The Fallacy Behind Conventional Trading Psychology

We hear it all the time: trading is mostly a mental game, all you need to do is tame your emotions once you have a winning trading method, etc. etc.

Total and complete bullsh*t.

Yes, of course, if markets were stable and deterministic, then we could just figure out what works and all that would be left is sticking with that.

But markets are not stable. They change in their patterns, their volatilities, and volume, their trends, their correlations within a day and across days. What works in one environment does not in others.  

And markets are not deterministic. What drives markets today could be different tomorrow if we get a significant geopolitical event or central bank action.  

The entire reason markets are so difficult to trade--and it's so challenging to make money from them--is that the game is always changing. We adapt to one regime and make money only to face a different regime and lose that profitability. That can be frustrating. That can be bewildering. That can be discouraging. But it's the changing markets--and the changes they create for our trading--that stimulate the emotional reactions. It's not emotions preventing us from making money from fixed, ever-successful trading methods.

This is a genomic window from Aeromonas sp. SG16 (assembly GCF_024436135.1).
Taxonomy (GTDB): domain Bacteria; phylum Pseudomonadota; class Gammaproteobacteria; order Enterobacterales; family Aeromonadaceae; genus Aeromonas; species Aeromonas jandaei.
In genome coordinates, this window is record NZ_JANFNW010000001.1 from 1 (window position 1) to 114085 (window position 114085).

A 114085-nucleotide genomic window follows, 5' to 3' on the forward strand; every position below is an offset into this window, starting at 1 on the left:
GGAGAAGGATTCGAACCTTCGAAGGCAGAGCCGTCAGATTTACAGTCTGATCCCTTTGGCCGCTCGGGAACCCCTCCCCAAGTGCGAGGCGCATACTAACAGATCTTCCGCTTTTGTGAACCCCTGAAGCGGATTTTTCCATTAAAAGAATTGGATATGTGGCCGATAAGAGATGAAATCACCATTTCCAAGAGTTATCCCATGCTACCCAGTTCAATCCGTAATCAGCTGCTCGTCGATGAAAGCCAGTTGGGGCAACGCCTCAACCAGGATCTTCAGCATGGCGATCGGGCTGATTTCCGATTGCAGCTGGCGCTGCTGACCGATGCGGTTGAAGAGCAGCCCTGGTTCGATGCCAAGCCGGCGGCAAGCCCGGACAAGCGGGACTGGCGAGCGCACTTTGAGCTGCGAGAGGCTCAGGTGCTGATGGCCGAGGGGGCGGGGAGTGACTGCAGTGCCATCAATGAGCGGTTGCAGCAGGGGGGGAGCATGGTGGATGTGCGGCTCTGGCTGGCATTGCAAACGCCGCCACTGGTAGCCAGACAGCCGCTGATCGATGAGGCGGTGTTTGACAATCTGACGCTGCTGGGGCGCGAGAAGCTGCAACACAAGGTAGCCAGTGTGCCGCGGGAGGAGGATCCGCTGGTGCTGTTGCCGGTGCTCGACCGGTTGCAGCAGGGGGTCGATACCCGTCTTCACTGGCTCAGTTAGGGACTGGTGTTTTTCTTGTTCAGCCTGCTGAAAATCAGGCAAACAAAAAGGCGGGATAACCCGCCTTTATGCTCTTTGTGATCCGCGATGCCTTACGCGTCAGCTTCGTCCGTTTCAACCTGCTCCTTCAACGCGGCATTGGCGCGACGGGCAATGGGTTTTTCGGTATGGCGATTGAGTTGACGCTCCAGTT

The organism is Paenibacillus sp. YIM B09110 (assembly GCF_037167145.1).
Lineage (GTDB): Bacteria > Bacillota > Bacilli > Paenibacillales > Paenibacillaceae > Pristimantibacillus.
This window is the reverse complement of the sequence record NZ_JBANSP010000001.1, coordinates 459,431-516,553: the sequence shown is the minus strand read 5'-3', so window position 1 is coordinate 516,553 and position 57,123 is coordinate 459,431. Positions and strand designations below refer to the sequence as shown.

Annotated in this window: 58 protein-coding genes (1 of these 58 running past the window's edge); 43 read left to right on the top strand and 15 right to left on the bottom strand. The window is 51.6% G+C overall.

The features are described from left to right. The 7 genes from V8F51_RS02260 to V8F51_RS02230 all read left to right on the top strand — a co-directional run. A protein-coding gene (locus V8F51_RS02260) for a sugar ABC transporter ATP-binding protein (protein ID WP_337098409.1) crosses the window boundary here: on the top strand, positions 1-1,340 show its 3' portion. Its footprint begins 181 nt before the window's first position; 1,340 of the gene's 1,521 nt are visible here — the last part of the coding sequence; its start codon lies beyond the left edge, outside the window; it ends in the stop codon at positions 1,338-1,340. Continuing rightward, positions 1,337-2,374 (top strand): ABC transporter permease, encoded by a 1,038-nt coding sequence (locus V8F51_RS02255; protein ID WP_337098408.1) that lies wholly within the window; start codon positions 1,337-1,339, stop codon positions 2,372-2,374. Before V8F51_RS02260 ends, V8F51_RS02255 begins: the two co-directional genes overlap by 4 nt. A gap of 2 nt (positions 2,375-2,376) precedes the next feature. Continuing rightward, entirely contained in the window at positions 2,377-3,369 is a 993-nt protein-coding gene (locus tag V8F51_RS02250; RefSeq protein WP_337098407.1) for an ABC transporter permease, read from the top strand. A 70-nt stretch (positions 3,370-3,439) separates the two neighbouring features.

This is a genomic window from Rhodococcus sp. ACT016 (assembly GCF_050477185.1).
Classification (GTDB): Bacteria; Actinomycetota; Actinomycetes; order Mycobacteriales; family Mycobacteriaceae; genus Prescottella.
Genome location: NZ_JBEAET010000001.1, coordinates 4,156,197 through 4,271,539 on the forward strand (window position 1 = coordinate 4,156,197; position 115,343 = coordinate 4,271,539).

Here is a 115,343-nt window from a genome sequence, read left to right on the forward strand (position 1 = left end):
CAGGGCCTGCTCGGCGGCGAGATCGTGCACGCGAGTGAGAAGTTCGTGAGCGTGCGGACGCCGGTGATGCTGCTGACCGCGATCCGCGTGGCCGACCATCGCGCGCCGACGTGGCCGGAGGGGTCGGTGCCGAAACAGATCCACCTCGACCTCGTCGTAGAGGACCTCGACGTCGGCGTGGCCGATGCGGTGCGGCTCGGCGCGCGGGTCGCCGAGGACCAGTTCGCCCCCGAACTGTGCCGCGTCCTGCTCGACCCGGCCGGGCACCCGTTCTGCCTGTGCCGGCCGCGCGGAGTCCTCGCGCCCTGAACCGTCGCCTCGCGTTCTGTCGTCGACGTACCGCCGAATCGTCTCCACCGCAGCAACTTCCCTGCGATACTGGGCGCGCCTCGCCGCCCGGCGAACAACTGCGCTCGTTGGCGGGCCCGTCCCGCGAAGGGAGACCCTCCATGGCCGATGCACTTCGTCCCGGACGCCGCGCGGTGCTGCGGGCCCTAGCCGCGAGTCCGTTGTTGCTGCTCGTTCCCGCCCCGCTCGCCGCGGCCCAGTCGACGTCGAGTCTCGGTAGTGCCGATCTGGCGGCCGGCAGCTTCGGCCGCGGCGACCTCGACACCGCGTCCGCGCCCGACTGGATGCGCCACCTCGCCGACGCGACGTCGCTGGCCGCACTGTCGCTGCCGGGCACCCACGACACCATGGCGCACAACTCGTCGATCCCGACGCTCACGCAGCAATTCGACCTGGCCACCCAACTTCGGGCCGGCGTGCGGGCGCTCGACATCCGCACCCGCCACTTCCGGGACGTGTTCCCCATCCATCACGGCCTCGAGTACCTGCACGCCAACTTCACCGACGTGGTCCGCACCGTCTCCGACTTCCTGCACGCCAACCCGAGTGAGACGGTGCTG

Consider an analogy. Let's say our blood sugar levels rose and fell greatly throughout the day, making us sleepy and lethargic when we were hyperglycemic and shaky and unable to concentrate when we were hypoglycemic. The swings in our energy and focus throughout the day interfere with our work productivity and we fall behind in our goals. That becomes frustrating and we start to fear that we'll lose our job. Then along comes a business guru who tells us if we just master our frustration and fear, we'll be more productive and reach our goals. He even teaches us some positive thinking and relaxation exercises.

You would consider such a guru to be a complete moron. You could work on your frustration and fear all day every day and, as long as your blood sugar levels are changing wildly, your work efforts and productivity will be variable. The emotional fallout is the result of the changing situation, not the cause. So it is with markets. If you could stabilize your body's state, perhaps with medication that controls your blood sugar levels, the emotional problems recede--because you've addressed their cause. Similarly, if you have methods to adapt to market changes, a great deal of emotionality in trading is circumvented.

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